Anyway, each time I mow the lawn, I try to mow an extra pass or two into my neighbor’s yard, so they have less to do. I do the same when I gather leaves. Also, the other day at the gym, two repairmen were trying to get these huge parts of a treadmill through a door. There was no way one of them could hold the piece and the other open the door, so I stopped working out and held the door until they could fit the thing through the door. Lastly, I’m taking this online screenwriting class from UCLA and this kid in my class got cut off during our meeting last week, so his work wasn’t critiqued by the group. The following day, I reread his pages from that week and the week prior and emailed him a more comprehensive critique on his story thus far.
             I know none of these are spectacular, I wish I had done something better, but the year is not over. I will let you know if I have something bigger to contribute to Theo’s Stocking.
             I hope you and your family are doing well.
             I’ve also put it down on my calendar to run my stove fan all day on 2/20. 

From Lenore Gay:

Hello Jamie,

My eight year old grandson and I are going grocery shopping. We'll buy a cartful of food and deliver it to the Central Va. Food Bank. He'll be in charge of picking out the healthy foods. He remembers our tour of the Food Bank the last time we were there and is eager to donate food again. 
  Happy holidays to you all!

From Anonymous:

First of all, let me say how much I love this tradition, and that I take stock of my year in part based on whether I have anything to contribute to Theo's Stocking.

             This year I noticed a trend in which I'll be at the store, in line to check out, and someone ahead of my will be short for what's due at the register, and I've offered to pay the difference. More recently there was a student in ahead of me at the parking kiosk and, for some reason, it wouldn't take the change she was putting in - so I offered to pay with my card. I paid for the full two hours of parking, even though she had change for just a little over half that. What I love about doing this is how the person's face goes from flustered and embarrassed to relieved and grateful - it's a beautiful thing that so far has only involved pocket change, cents on the dollar. 
             Merry Christmas, Baby Theo - and God Bless Us, Every One!

From Kim Gibson:

In memory of Theo Fueglein, I Kimberly, sponsored 11 children for "Secret Santa."  Nathaniel, Rodney, DeSean, Mason, Elijah, Levi, Logan, Cailyn, Saniyah, Liberty and Nydria are all under 5 years old and were in need during this season. I have learned that no act of kindness, no matter how small is ever wasted. For these acts not only bless the ones who receive them, but also blesses the giver.  With that in mind, I purchased clothing, shoes and toys for these beautiful children, knowing that one day they too may be a blessing to someone else.  Mother Teresa once wrote "It is Christmas every time you let God love others through you...yes, it is Christmas every time you smile at your brother and offer him your hand." This act of kindness is dedicated to and in honor of baby Theo.                  

            May his spirit live on through our selfless acts this Christmas season and throughout the year. 

From Theresa Gavigan:

To the Helbert Fueglein Family:

I am committing to a meditation practice in the coming year and would like to dedicate my first hour of practice to your son.  

From Kelly Ball:

Hey, Mr. F! 

Though I try to commit several big acts of kindness every year, recently I got my sorority sisters to help me make a bunch of encouraging cards for children with AIDS. We sent them to the Elizabeth Glaser Pediatric AIDS Foundation. They sent me a letter back saying the children loved them, and one kid even made me his own card! 
             I love hearing from you every year. I hope you're doing well! 

From Amanda Marsico:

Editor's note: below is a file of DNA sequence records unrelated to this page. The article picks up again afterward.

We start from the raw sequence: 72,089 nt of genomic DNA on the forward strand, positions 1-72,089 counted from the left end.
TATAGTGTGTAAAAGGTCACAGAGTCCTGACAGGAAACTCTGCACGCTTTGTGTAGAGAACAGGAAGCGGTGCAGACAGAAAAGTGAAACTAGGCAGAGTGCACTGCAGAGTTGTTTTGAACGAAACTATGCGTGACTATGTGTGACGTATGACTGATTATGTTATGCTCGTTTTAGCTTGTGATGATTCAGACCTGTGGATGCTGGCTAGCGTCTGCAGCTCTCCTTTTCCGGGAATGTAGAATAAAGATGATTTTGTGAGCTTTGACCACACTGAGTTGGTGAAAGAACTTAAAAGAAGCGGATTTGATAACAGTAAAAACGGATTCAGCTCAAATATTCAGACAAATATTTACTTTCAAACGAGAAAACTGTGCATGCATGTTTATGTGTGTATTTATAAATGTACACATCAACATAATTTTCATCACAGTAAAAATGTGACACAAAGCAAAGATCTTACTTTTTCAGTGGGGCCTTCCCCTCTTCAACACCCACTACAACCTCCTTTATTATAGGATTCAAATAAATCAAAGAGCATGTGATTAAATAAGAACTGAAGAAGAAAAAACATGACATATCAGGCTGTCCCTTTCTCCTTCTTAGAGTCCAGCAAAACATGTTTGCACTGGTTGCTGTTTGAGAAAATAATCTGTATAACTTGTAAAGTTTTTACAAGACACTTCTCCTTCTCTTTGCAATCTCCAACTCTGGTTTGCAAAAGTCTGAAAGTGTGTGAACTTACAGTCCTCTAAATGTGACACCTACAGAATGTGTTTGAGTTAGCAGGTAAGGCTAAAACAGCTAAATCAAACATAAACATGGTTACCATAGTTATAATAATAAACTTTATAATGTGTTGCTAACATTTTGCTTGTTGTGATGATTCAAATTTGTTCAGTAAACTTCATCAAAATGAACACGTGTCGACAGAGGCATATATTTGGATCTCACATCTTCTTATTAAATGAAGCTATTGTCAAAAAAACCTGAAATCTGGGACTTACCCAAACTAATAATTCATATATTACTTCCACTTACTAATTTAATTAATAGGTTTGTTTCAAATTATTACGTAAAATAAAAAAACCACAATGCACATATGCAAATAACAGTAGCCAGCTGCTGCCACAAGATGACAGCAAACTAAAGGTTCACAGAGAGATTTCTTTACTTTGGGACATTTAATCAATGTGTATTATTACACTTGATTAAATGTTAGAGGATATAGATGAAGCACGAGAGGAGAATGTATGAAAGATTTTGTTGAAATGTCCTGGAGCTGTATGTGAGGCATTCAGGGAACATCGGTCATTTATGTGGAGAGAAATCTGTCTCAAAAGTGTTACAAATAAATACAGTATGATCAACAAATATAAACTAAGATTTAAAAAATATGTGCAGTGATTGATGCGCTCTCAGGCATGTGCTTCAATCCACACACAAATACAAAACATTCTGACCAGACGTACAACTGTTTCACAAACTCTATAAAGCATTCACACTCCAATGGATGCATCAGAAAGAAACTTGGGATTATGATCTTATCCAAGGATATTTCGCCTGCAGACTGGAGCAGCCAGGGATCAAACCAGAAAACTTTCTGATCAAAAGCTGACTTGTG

Hi. It's been years since I've sent an email to you, and as time passed, so did my memory of this wonderful testament to kindness and giving that you do each year. I took your class in 2007. I'm pleased to see the link to your blog pop up on Facebook from some friends who have more recently taken your classes. 

             Even though I lost track of your yearly good deeds for Theo, I never forgot what I learned in your class or how you went about teaching it. Who I am as an Eng Comp 111 & 112 professor is largely because of what and how I learned in your class. 
             In preparation for an overseas move, I have begun sorting through art and school supplies, most brand new, that have gone unused. I can't take anything with me when we move, but the children of the Richmond YMCA will get great use out of all of it. I'm happy to give it to kids who need it--there should never have been such excess in my life anyway. 
             Normally I would never publicize an act of kindness. I don't do it for recognition. But, for Theo, I gladly bend my rules.
             Thanks for all you do.

From Laura Longmire:

Hi Jamie,

Thanks for including me in Theo's stocking - I am not always the best about writing things down, but I do think of Theo and I like that in turning outward and thinking of other's I am honoring your son.  I think so many things around losing Anna Grace and the holidays seem to increase me thinking of her in certain ways.  I am grateful for the sweet girls I have but so sad to have not been able to share in Anna Grace's life.  I am also thinking of you and Karla as your heart yearns for your sweet boy and enjoys the blessing of your beautiful Lula.
             Much love to you all!

From Becky Boncal:


Being pregnant, I have been thinking a lot about Theo this year. You’d think the last thing a pregnant person would want to think about is a friend’s baby who passed away, but my thoughts are not necessarily what you would expect. Theo has given me comfort. I started thinking about him this summer, during our wonderful experience at the Podium T3. I actually do think of him every time I see you, because it is ingrained in my memory of when I first met you, in your class at the Visual Arts Center, you had that thermos with his picture printed all over it. When I saw it, I thought, “How cute; this guy must be a doting dad.” As I tried to come up with responses to the prompts during writing time, I sometimes stared at Theo’s little face on your thermos, thinking that he looked a lot like you.  At some point after the class ended, I Googled you and came across the Theo’s Christmas Stocking blog. I couldn’t stop reading. The writing was beautiful and devastating. I felt lucky to get to know Theo through his parents’ point view.